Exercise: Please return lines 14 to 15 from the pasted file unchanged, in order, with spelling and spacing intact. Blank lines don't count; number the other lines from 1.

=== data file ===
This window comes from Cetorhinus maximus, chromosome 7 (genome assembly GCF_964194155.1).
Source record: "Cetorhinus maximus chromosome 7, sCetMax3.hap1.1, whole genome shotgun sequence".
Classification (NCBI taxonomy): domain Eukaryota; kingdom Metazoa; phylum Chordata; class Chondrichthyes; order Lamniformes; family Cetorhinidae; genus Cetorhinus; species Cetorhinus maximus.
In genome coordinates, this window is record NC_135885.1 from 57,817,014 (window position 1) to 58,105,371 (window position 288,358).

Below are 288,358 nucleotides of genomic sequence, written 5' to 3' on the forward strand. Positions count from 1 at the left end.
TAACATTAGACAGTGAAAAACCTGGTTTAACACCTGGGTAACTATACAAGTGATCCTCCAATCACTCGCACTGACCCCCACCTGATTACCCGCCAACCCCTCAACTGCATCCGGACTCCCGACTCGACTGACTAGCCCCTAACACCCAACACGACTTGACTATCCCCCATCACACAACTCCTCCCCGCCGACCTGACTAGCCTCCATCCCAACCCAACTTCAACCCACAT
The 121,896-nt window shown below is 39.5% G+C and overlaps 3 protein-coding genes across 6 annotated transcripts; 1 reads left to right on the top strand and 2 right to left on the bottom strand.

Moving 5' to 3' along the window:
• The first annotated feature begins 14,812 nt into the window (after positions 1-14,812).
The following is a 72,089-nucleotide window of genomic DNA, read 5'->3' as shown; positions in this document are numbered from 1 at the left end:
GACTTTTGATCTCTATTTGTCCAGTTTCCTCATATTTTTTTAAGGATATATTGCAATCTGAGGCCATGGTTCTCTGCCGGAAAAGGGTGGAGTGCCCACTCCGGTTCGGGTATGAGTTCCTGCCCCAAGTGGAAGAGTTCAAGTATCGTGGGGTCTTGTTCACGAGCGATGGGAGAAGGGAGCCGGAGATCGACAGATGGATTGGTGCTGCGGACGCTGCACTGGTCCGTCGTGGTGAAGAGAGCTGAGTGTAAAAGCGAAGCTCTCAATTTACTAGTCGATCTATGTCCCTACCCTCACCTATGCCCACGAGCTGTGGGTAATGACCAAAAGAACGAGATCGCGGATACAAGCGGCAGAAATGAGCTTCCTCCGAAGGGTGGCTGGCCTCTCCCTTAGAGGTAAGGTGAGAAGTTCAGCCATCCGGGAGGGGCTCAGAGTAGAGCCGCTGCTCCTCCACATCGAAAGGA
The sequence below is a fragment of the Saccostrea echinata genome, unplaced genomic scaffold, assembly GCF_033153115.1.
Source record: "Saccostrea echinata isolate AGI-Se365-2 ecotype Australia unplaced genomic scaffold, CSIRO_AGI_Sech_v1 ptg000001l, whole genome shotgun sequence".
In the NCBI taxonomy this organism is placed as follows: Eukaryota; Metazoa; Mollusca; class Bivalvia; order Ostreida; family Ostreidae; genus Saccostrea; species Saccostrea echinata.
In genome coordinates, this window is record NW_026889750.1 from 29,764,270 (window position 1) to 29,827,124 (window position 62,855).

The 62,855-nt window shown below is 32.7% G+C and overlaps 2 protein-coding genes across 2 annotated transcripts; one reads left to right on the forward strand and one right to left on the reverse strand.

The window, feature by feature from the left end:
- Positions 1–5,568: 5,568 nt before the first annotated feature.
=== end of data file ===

In the NCBI taxonomy this organism is placed as follows: Eukaryota; Metazoa; Mollusca; class Bivalvia; order Ostreida; family Ostreidae; genus Saccostrea; species Saccostrea echinata.
In genome coordinates, this window is record NW_026889750.1 from 29,764,270 (window position 1) to 29,827,124 (window position 62,855).